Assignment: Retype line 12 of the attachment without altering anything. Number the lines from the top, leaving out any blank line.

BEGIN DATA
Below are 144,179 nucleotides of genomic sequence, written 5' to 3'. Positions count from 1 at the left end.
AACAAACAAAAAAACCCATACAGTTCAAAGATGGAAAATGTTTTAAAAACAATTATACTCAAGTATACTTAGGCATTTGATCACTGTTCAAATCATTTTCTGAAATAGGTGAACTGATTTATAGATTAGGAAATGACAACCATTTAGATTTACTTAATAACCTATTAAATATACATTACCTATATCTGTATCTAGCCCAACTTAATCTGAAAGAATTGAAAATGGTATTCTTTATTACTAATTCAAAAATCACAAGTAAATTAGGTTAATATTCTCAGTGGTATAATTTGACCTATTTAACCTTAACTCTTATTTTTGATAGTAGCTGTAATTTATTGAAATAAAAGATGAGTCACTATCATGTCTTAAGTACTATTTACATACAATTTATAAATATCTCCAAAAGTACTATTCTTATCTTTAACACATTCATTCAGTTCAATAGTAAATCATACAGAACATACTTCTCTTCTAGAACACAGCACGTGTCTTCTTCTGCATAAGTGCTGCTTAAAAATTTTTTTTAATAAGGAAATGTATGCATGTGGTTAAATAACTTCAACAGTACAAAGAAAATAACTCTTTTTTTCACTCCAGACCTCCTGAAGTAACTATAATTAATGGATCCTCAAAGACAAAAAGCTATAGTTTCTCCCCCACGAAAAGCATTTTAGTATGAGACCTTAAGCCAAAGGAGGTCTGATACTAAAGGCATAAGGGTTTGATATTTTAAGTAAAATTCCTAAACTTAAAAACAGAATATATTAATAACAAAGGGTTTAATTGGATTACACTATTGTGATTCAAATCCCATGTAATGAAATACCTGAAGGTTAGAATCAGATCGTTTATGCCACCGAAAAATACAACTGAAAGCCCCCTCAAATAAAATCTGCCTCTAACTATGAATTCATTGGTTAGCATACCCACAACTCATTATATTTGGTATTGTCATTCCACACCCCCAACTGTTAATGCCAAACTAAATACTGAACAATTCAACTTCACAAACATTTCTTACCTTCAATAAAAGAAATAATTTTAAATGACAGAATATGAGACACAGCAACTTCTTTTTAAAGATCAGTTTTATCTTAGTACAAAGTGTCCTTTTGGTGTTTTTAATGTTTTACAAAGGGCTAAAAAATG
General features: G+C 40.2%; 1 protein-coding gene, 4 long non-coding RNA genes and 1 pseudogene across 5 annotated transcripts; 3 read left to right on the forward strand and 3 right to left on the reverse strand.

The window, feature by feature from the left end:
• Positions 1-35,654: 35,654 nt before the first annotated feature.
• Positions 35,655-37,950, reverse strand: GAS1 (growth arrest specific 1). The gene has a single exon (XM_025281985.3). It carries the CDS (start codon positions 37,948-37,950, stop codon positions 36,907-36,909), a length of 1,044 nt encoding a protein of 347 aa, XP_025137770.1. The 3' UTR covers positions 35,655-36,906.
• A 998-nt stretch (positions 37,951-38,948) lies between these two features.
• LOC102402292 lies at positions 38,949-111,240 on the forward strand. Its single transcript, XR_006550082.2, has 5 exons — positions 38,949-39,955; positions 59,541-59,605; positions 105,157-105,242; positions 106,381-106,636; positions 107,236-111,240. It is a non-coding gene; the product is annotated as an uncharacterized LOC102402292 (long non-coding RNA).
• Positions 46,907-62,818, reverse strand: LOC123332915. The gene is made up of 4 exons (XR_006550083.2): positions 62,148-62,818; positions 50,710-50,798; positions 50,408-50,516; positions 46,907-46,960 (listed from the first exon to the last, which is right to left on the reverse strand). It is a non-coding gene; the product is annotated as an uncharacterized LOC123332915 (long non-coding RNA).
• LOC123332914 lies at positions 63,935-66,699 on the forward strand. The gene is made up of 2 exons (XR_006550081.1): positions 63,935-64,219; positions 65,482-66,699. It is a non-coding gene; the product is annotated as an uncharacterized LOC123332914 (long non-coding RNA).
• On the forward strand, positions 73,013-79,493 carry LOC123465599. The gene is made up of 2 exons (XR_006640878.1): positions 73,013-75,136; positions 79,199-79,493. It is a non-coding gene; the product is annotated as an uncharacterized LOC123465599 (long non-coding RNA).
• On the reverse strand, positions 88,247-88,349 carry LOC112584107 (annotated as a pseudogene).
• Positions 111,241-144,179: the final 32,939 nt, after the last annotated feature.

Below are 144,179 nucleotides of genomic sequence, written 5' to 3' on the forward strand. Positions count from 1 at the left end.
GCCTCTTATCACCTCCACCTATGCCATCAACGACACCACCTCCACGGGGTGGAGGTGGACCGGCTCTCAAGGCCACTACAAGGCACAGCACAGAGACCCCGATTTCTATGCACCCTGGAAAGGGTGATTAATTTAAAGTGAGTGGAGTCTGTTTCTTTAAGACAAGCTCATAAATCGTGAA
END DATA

• On the reverse strand, positions 88,247-88,349 carry LOC112584107 (annotated as a pseudogene).